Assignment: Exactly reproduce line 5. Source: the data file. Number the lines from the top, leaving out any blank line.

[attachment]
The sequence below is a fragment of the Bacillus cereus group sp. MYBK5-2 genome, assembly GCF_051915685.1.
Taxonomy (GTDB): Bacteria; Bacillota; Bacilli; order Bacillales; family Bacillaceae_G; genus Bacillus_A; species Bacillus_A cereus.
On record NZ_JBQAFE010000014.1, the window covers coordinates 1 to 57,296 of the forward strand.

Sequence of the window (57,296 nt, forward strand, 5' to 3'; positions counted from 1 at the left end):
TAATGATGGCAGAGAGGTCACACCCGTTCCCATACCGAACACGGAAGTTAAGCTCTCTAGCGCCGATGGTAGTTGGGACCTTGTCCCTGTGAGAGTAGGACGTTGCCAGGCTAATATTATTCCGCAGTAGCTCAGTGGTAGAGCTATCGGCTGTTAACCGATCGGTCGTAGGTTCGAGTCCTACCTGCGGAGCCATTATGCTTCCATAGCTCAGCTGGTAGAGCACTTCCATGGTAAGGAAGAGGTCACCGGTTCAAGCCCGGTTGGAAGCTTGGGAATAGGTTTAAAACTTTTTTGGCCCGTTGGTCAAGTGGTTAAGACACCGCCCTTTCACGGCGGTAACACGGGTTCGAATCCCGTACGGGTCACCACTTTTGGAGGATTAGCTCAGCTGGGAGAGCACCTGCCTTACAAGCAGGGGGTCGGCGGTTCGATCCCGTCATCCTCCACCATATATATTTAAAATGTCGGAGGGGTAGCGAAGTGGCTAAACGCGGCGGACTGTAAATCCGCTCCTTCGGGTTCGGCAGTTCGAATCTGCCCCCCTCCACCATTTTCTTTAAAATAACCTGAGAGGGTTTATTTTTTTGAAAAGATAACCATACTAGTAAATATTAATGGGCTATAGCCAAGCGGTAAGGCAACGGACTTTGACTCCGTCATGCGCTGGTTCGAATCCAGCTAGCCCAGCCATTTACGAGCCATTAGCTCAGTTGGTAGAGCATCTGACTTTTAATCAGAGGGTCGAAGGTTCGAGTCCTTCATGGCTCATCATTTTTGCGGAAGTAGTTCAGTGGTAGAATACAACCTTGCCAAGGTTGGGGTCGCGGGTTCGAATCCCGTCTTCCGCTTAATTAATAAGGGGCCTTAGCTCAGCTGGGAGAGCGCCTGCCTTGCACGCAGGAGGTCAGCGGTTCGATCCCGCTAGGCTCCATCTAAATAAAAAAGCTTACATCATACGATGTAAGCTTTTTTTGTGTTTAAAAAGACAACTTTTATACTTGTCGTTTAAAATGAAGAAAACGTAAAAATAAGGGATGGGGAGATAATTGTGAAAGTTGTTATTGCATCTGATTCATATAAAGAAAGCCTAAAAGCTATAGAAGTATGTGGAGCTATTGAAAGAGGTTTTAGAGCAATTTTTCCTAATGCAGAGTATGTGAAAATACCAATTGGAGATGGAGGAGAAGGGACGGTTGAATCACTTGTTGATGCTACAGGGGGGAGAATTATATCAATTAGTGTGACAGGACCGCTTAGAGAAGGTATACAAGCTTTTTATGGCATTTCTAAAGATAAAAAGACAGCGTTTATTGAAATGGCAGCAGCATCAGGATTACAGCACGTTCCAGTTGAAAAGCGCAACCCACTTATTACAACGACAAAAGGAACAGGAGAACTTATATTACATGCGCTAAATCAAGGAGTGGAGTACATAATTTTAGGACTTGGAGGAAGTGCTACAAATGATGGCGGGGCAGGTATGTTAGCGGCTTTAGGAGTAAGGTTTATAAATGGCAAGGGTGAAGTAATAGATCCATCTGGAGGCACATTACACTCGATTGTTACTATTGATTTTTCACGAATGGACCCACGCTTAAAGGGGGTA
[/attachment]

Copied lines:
TAATGATGGCAGAGAGGTCACACCCGTTCCCATACCGAACACGGAAGTTAAGCTCTCTAGCGCCGATGGTAGTTGGGACCTTGTCCCTGTGAGAGTAGGACGTTGCCAGGCTAATATTATTCCGCAGTAGCTCAGTGGTAGAGCTATCGGCTGTTAACCGATCGGTCGTAGGTTCGAGTCCTACCTGCGGAGCCATTATGCTTCCATAGCTCAGCTGGTAGAGCACTTCCATGGTAAGGAAGAGGTCACCGGTTCAAGCCCGGTTGGAAGCTTGGGAATAGGTTTAAAACTTTTTTGGCCCGTTGGTCAAGTGGTTAAGACACCGCCCTTTCACGGCGGTAACACGGGTTCGAATCCCGTACGGGTCACCACTTTTGGAGGATTAGCTCAGCTGGGAGAGCACCTGCCTTACAAGCAGGGGGTCGGCGGTTCGATCCCGTCATCCTCCACCATATATATTTAAAATGTCGGAGGGGTAGCGAAGTGGCTAAACGCGGCGGACTGTAAATCCGCTCCTTCGGGTTCGGCAGTTCGAATCTGCCCCCCTCCACCATTTTCTTTAAAATAACCTGAGAGGGTTTATTTTTTTGAAAAGATAACCATACTAGTAAATATTAATGGGCTATAGCCAAGCGGTAAGGCAACGGACTTTGACTCCGTCATGCGCTGGTTCGAATCCAGCTAGCCCAGCCATTTACGAGCCATTAGCTCAGTTGGTAGAGCATCTGACTTTTAATCAGAGGGTCGAAGGTTCGAGTCCTTCATGGCTCATCATTTTTGCGGAAGTAGTTCAGTGGTAGAATACAACCTTGCCAAGGTTGGGGTCGCGGGTTCGAATCCCGTCTTCCGCTTAATTAATAAGGGGCCTTAGCTCAGCTGGGAGAGCGCCTGCCTTGCACGCAGGAGGTCAGCGGTTCGATCCCGCTAGGCTCCATCTAAATAAAAAAGCTTACATCATACGATGTAAGCTTTTTTTGTGTTTAAAAAGACAACTTTTATACTTGTCGTTTAAAATGAAGAAAACGTAAAAATAAGGGATGGGGAGATAATTGTGAAAGTTGTTATTGCATCTGATTCATATAAAGAAAGCCTAAAAGCTATAGAAGTATGTGGAGCTATTGAAAGAGGTTTTAGAGCAATTTTTCCTAATGCAGAGTATGTGAAAATACCAATTGGAGATGGAGGAGAAGGGACGGTTGAATCACTTGTTGATGCTACAGGGGGGAGAATTATATCAATTAGTGTGACAGGACCGCTTAGAGAAGGTATACAAGCTTTTTATGGCATTTCTAAAGATAAAAAGACAGCGTTTATTGAAATGGCAGCAGCATCAGGATTACAGCACGTTCCAGTTGAAAAGCGCAACCCACTTATTACAACGACAAAAGGAACAGGAGAACTTATATTACATGCGCTAAATCAAGGAGTGGAGTACATAATTTTAGGACTTGGAGGAAGTGCTACAAATGATGGCGGGGCAGGTATGTTAGCGGCTTTAGGAGTAAGGTTTATAAATGGCAAGGGTGAAGTAATAGATCCATCTGGAGGCACATTACACTCGATTGTTACTATTGATTTTTCACGAATGGACCCACGCTTAAAGGGGGTA